Thursday, April 05, 2012

UNESCO Should Add Cognitive Science to its Portfolio

UNESCO should add Cognitive Sciences to its portfolio when finances permit.
UNESCO’s mission is to contribute to the building of peace, the eradication of poverty, sustainable development and intercultural dialogue through education, the sciences, culture, communication and information.
UNESCO was created to build the defenses of peace through programs in education, science, culture and communications. It has since, at the direction of its member states, expanded its purposes to include more focus on poverty, sustainable development and intercultural dialog. It currently has divided its efforts into five programs: education, natural science, social and human sciences, culture and communications (which includes efforts related to the information and communications technology and the information society).

It would seem that UNESCO should have a major emphasis on cognitive science. The interdisciplinary efforts in this field should shed light on how the Organization might best build the defenses of peace in the minds of men. Cognitive science could also be encouraged to illuminate better ways to reduce poverty, to assure the sustainability of development and especially to promote fruitful intercultural dialog. It should inform UNESCO's efforts in the field of education. It is a natural science and one would think the prototypical "human science". Indeed, it should inform much of the communication program, especially that portion concerned with the promotion of the information society.

Yet UNESCO has no program in the cognitive sciences. While it would be difficult to initiate such a program now during a period of financial crisis, such a program should be started when that crisis lifts.

There is no other agency in the United Nations system that would be better suited to lead the system in the cognitive sciences, although many other agencies could benefit from knowledge derived from the cognitive sciences. Moreover, this is one of the most active areas of the sciences which seems likely to begin to spin off applications and social benefits at an increasing rate.

UNESCO does not fund research, nor is it well suited to disseminate scientific information within the scientific community nor to the public. It does seek to create the conditions for dialog among people of many nations. It serves as a clearinghouse of ideas. Increasingly it seeks to find ways that information from the sciences can be incorporated in policy making. Importantly, it serves to create networks through which people outside its bureaucracy can work together to further UNESCO's mission.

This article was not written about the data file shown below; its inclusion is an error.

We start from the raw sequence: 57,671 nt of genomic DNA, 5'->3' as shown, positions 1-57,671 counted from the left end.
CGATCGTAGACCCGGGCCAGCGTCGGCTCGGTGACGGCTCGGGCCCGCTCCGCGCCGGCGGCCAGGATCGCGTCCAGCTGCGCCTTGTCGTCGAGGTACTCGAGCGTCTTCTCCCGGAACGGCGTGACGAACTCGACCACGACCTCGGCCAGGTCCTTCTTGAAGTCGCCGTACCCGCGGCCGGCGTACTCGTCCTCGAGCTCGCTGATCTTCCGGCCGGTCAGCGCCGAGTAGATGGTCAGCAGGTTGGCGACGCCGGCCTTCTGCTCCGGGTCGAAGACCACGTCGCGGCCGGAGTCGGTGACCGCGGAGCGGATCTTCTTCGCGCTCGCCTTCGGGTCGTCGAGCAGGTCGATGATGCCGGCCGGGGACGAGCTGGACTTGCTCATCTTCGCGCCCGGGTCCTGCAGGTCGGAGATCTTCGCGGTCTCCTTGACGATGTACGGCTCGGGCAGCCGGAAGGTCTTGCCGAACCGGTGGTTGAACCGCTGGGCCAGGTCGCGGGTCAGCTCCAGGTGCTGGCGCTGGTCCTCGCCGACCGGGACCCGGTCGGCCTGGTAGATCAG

A program in the cognitive sciences could serve all these functions. Certainly UNESCO could sponsor workshops and publications to explore the potential of cognitive sciences to improve the various programs of the Organization and to suggest how the results of those sciences could help achieve the Organization's missions. Thus there might be efforts to explore the outputs from cognitive science that could:

  • help build the defenses of peace in the minds of men,
  • support efforts to reduce poverty, focusing on those with incomes of less than $2 per year,
  • support efforts to promote prudent concern for the environment in economic development programs,
  • help to make dialog among cultures more fruitful.
UNESCO could also explore applications:
  • to improve education for all programs,
  • to improve the utilization of information from the natural and social sciences in policy making,
  • to contribute to the development of knowledge/information societies.
UNESCO could promote the creation of UNESCO chairs and university networks in the cognitive sciences. It could encourage National Commissions and UNESCO clubs to include efforts to link the intellectual communities involved in the cognitive sciences with UNESCO's mission and work. It might encourage its network of associated schools to include aspects of the cognitive science in their curricula as well as to examine the implications of the cognitive sciences for schooling. It might ask the global network of World Heritage sites to consider how findings from the cognitive sciences might enhance the experiences of people visiting the sites and how they might help develop public consciousness of the importance of conserving those sites. UNESCO might encourage its Category I and Category II centers and institutes to more fully incorporate the findings from cognitive science in their activities.

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